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Steven Spielberg’s West Side Story Is Getting Mostly Rave Reactions, Except For Ansel Elgort

Riff, Tony, Maria, and Bernardo pose on the street in the 2021 'West Side Story' remake

Director Steven Spielberg’s West Side Story was screened for critics, and the film is generating primarily positive buzz. While formal reviews will go up at a later date, social media reactions started to emerge moments after audiences exited. Those reactions are wildly enthusiastic about many elements, with one exception—the film’s male lead, Ansel Elgort, who plays Tony. Let’s take a look at what people are saying.

I was in attendance at the packed New York City screening of West Side Story, and I enjoyed it very much. I went in without many expectations: Spielberg may be a legend, but that doesn’t mean I’ve loved all of his movies, and West Side Story bears a huge cultural weight, both for good and ill. But Spielberg’s remake is broad in its scope and vibrantly shot; as a native New Yorker, I especially appreciated seeing swathes of the city depicted in the mid-1950s.

The performances are top-notch almost across the board. The standout for me is David Alvarez’s electric Bernardo, teamed well with Ariana DeBose’s strong Anita. I also appreciated Mike Faist’s compelling Riff and newcomer Rachel Zegler as a very fresh-faced Maria with a soaring voice.

In fact, the whole of the cast members—the supporting cast and dancers do a lot here—are fantastic. The one sour note is Ansel Elgort’s glum Tony. Elgort seems miscast, sings flatly, and shares little chemistry with anyone onscreen. He’s a strange choice for a leading man from one of the world’s most famous and lauded directors. What does Ansel Elgort have on Steven Spielberg? And after the accusations that emerged about Elgort last year, does he have any place at all being involved with the movie’s promotion?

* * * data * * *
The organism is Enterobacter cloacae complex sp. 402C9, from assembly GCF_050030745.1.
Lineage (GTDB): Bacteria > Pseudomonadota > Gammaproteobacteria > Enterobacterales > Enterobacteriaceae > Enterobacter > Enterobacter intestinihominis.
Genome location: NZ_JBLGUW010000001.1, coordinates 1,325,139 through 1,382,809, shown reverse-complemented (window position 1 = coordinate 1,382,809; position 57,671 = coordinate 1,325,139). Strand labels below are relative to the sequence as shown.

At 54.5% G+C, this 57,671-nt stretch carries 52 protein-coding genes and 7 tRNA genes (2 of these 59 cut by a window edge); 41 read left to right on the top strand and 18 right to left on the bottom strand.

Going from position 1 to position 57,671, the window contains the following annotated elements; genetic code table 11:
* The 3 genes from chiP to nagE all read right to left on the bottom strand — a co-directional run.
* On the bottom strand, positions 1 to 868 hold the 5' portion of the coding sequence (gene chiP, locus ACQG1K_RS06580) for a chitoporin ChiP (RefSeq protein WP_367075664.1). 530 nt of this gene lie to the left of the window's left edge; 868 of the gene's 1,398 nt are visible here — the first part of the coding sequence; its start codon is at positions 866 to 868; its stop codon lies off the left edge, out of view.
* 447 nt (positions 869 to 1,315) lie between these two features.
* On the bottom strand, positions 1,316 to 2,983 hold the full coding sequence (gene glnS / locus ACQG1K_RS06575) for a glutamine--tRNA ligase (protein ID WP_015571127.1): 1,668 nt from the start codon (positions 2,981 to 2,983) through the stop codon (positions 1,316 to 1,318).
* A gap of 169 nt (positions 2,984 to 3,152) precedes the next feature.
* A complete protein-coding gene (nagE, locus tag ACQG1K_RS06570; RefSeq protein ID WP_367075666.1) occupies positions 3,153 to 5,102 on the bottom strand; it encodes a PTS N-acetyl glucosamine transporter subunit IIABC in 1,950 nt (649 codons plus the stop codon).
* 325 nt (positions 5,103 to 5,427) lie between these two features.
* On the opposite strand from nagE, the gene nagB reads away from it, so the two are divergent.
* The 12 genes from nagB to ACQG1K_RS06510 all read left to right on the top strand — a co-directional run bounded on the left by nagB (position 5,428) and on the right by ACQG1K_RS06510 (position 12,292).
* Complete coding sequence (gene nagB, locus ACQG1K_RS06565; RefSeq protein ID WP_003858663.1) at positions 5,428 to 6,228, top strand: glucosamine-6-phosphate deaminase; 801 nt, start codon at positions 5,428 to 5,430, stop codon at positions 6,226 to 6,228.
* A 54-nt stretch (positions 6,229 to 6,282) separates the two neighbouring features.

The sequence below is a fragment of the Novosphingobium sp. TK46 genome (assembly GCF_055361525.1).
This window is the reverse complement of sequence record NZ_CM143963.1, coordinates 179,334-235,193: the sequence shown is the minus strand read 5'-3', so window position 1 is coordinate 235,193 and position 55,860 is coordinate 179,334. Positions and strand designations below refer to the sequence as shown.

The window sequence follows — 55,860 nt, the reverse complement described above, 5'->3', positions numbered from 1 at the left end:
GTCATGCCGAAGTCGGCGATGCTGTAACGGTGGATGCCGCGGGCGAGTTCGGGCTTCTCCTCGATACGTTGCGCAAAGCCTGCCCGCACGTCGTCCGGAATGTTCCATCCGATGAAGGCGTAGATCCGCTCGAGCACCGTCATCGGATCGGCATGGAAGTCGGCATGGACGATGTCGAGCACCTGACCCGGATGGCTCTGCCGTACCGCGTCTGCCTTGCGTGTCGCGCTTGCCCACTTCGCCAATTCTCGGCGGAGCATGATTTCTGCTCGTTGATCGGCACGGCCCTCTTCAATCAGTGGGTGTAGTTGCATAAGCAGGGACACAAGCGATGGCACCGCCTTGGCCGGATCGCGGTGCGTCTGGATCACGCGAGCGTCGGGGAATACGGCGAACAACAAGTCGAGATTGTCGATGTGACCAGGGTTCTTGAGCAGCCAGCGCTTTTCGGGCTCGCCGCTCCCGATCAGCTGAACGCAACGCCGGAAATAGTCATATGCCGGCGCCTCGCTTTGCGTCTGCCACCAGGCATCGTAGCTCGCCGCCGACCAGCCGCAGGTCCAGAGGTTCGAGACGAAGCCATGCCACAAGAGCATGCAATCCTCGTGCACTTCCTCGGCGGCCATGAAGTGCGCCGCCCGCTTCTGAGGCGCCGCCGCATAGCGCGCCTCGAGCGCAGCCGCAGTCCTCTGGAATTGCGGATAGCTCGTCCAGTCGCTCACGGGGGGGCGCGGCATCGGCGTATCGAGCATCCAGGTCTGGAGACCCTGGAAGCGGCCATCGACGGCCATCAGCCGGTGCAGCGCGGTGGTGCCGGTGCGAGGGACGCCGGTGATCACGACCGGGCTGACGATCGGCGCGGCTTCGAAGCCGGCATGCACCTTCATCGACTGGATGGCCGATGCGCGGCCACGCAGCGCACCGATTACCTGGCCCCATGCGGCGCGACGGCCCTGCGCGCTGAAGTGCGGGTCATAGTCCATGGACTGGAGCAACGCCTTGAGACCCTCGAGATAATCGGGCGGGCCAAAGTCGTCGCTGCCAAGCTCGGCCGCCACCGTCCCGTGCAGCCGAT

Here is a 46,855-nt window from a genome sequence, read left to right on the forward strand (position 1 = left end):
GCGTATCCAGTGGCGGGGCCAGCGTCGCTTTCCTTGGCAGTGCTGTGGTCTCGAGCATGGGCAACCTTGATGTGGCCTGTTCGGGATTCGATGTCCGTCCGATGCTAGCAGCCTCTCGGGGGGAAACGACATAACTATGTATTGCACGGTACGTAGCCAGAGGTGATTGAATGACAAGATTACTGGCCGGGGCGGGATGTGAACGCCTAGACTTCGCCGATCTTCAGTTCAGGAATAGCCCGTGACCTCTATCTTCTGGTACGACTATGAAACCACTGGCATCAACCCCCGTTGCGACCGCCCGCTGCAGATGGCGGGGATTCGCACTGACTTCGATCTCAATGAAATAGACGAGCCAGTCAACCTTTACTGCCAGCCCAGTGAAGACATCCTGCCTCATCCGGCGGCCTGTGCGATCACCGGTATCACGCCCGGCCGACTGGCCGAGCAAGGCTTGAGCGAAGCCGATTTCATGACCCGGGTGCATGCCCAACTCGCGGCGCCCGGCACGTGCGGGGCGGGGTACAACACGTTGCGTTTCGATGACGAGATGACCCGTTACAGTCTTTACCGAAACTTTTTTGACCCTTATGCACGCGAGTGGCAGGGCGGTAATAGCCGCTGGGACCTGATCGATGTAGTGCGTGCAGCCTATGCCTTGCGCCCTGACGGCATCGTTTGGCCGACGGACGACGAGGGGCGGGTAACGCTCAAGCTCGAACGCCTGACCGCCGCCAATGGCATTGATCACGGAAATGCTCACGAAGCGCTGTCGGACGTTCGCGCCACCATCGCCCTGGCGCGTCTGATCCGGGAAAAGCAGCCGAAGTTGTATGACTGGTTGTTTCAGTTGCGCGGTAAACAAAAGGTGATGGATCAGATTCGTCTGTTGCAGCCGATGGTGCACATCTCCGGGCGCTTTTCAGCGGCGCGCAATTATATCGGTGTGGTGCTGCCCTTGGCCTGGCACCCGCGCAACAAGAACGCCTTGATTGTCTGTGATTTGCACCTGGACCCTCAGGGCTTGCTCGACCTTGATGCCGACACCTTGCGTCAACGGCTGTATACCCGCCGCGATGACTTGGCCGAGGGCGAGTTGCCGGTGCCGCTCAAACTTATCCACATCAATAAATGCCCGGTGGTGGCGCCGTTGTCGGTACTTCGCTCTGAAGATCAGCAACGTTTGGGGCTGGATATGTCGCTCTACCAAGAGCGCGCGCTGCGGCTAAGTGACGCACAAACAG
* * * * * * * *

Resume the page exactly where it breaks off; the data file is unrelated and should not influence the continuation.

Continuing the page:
My feelings on Elgort in the film echoed this reaction to a T:

There you have it: Ansel Elgort, with the charisma of an expired clam. Luckily for West Side Story, however, the rest of the able cast stays on their toes. Here are those raves before we return to the problem of Elgort.

Do you notice how none of these thrilled raves mention Ansel Elgort, the ostensible star/male lead of the movie around which the “greatest love story of all time” is intended to revolve? That’s because he’s the worst part of this film and some people are politely trying to tiptoe past that fact.

Many, however, are not!

As a reminder, Elgort was accused of sexual assault in 2020, by someone who would have been 17 years old at the time of the alleged assault. Then in response, while denying the assault claims, Elgort asserted that he’d had a “consensual” relationship with said 17-year-old, when he was 20. It’s uncomfortable to watch him, now age 27, across from Zegler, an actual teenager when the movie was shooting.

Beyond the awful accusations—which emerged after West Side Story had wrapped shooting—Elgort is a strange casting choice, as he does not offer any compelling singing or acting here. He is, as another Twitter reaction puts it, “a black hole at the center of West Side Story.” As an actor best known for The Fault in Our Stars and Baby Driver, Elgort doesn’t bring much star power, either—it’s a perpetual joke that he’s easily confused with other actors who resemble him and have unconventional names like Alden Ehrenreich. Again, what does he have on Steven Spielberg?

Those accusations are also coloring much of the public reaction to West Side Story online—as well they should. While initially it had seemed the studio policy to try and avoid Elgort in promotions as much as possible, he’s now showing up alongside the cast for premieres and interviews.

For the rest of the cast and crew that clearly worked enormously hard on this film—which shines as a labor of love to its musical and cinematic history—West Side Story is emerging as a triumph. Their stunning performances and production should not be canceled out by one man’s inert clam-ness and alleged terribleness. Yet it’s a difficult and enormous elephant in the room to avoid. It’s a damned shame that it’s too late to replace Elgort with Christopher Plummer.

(image: 20th Century Fox)

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Kaila is a lifelong New Yorker. She's written for io9, Gizmodo, New York Magazine, The Awl, Wired, Cosmopolitan, and once published a Harlequin novel you'll never find.